Lauren C. Moye, FISM News
The U.S. Army defended its recruitment problems against Republican allegations by claiming the low recruitment is being driven by young people’s safety concerns, not by ‘woke’ ideology.
Last year was a dismal recruitment year for all military branches. The Army was particularly hit hard as it fell short of its 60,000 recruitment goal by nearly 15,000 soldiers, or 25%, of its goal.
During this period, the Army invested in professional surveys for four months to establish why young people were not joining the military branch. The surveys were completed by roughly 600 respondents ages 16 to 28.
“Officials said that based on the surveys, young people simply do not see the Army as a safe place or good career path, and believe they would have to put their lives and careers on hold if they enlisted,” Military.com reported.
The top three reasons given for rejecting all military branches were fear of death, concerns about post-traumatic stress disorder after serving, and leaving loved ones behind, the Army said. Around 20% of respondents said they felt a need to put their life on hold if they joined the military.
Army leaders were quick to show that “wokeness” in the military did not deter enlistments.
Army Secretary Christine Wormuth said the surveys were a tool to “assuage the concerns that some may have, whether influencers or members of Congress, about wokeness or the vaccine mandate — which is now rescinded — and show they are not, by any means, primary drivers of the recruiting challenges we’re experiencing.”
Wormuth referred to a vocal group of House Republicans who have criticized the Biden administration for hampering military recruitment efforts with his administration’s military decisions, of course.
These Republicans have questioned the wisdom of emphasizing woke policies through things like diversity and inclusion programs. They have also criticized poor decisions like the delayed destruction of the Chinese spy balloon and the disastrous Afghanistan withdrawal for showing military weakness.
ARMY SAYS WOKENESS IS NOT A CHIEF REASON FOR LOW RECRUITMENT
According to Army leaders, however, only 5% of recruits directly listed wokeness as a chief reason for not finishing the enlistment process. This stat is supposed to silence opposition.
In reality, it shows an oversimplification and a refusal to hear the actual concerns voiced by those military veterans who serve in Congress.
“Yes, military service is not as desirable, but there’s a reason why,” Rep. Ryan Zinke (R-Mon.) said to Fox News. “We’re just not comfortable with this administration. Rather than address the problem of what the military is, they’re gonna lower the bar.”
Zinke is one of 82 military veterans currently serving in the House of Representatives. Of these veterans, 53 are Republicans. This shows the wide discrepancy between the political standards of those who have served among U.S. politicians and the current leadership.
The Army continued to defend itself by downplaying the low percentage of recruits who turned away because of wokeness by juxtaposing the statement with the 13% of recruits who didn’t enlist because of concerns about sexism and racism in the military.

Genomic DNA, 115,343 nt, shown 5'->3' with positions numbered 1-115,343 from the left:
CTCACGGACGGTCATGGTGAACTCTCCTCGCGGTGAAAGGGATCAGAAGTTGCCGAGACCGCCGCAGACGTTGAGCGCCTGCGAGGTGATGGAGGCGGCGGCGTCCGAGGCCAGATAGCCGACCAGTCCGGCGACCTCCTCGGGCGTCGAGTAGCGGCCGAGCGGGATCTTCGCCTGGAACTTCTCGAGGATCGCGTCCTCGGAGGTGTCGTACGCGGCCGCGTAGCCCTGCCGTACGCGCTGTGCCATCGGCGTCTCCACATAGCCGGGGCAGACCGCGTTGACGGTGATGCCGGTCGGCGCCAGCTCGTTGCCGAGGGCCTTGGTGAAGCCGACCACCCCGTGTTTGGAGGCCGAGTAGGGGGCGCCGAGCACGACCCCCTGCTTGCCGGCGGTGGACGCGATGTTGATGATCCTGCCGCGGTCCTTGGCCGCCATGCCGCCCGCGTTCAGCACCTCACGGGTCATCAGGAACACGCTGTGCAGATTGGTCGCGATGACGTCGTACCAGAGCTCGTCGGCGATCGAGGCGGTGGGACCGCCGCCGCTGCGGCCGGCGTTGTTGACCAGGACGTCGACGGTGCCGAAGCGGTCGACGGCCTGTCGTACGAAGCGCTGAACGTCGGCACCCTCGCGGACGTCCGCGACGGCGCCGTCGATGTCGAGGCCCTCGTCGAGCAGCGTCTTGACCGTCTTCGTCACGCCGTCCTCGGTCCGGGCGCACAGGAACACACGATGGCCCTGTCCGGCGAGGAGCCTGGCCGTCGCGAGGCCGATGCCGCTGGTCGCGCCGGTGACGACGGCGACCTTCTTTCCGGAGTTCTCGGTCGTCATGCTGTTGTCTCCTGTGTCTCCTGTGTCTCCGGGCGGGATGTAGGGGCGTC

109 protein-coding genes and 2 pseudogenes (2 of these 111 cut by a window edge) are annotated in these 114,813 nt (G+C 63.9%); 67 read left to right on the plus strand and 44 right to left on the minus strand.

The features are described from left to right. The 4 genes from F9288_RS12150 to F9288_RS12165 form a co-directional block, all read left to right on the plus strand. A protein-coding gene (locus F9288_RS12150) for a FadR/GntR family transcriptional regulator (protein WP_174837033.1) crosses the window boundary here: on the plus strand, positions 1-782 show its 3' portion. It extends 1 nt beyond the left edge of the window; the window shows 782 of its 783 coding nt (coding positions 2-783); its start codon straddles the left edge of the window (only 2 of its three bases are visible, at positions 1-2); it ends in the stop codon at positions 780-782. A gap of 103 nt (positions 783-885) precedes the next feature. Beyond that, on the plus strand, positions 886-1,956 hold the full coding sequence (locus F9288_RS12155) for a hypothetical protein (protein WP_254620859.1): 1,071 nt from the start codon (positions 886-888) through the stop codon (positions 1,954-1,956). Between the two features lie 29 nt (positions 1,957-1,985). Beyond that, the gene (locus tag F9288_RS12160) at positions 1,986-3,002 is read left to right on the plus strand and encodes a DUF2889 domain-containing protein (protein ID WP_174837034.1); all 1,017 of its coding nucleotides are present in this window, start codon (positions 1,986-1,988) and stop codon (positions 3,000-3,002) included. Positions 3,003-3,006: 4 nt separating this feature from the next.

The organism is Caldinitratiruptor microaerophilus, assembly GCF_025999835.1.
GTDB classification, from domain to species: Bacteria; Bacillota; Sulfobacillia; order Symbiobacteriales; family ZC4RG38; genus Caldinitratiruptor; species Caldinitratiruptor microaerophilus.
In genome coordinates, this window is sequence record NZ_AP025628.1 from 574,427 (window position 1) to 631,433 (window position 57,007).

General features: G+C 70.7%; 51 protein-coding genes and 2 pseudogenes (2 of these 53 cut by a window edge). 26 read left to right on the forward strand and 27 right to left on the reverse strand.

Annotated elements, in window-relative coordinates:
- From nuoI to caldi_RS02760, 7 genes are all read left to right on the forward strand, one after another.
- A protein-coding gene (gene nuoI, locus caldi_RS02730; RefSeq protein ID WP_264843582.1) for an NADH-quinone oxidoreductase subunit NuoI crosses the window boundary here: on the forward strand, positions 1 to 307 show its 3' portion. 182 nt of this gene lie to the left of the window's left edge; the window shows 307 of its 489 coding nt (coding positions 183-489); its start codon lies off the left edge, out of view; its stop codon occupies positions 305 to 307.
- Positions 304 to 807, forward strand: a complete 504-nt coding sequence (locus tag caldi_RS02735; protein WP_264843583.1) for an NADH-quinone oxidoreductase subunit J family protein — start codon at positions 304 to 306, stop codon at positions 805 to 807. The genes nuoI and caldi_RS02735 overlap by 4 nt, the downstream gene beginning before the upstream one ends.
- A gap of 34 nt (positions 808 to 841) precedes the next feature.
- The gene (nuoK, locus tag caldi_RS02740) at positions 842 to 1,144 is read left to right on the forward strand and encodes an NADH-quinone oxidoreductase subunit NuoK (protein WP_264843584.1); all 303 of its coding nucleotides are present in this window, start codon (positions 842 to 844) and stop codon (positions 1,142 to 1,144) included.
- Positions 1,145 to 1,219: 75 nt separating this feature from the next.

In doing so, they ignored another key Republican concern that the emphasis on diversity and inclusion is contributing to a negative view of the military overall.
In fact, the discussions about white supremacy and how it correlates with recruitment data is one point that Rep. Mike Waltz (R-Fla.), an Army veteran, is collecting through his work with the conservative think tank The Heritage Foundation.
While most data is not public, Waltz did say that 68% of active-duty service members do not currently want to encourage their children to join the military with its emphasis on climate, gender issues, and other woke policies. This is consistent with a previous FISM report on how woke policies are destroying the military and discouraging recruitment.
“You have these narratives of how bad the military is, overlaid with how bad our country is — why is that a country you would want to go put your life on the line?” Waltz recently told Breitbart.
GROWING DISTRUST OF LEADERSHIP AND SAFETY
Even if you ignore an interlink between the woke emphasis on diversity and the growing belief that the military isn’t a safe place for women and minorities, it will be difficult for military leaders to downplay one other stat that gives credibility to the GOP’s complaints. The survey showed that 10% said they did not trust military leadership after witnessing the ramifications of some decisions.
While the specific events that contributed to this growing feeling among potential recruits were not discussed, this distrust certainly feeds into fear that military service will lead to a young person’s death.
“Some question if they want to serve during the Biden administration after the Afghanistan debacle,” Rep. Don Bacon (R-Neb.), an Air Force Veteran, said to Fox News last week.
The Afghanistan withdrawal led to the deaths of 13 service members, portraying weakness.
Republicans also point to the invasion of Ukraine — which President Joe Biden failed to deter — and the Chinese spy balloon as other examples of military weakness that will discourage young people from enlisting.
When this happens, Republicans warn that a look at what military leaders seem to emphasize instead only adds another layer to the distrust.
“Some also see the administration pushing woke policies on the military and taking an eye off developing the best warfighting force in the world,” Bacon added.
The Army has set a recruitment goal of 65,000 for this year.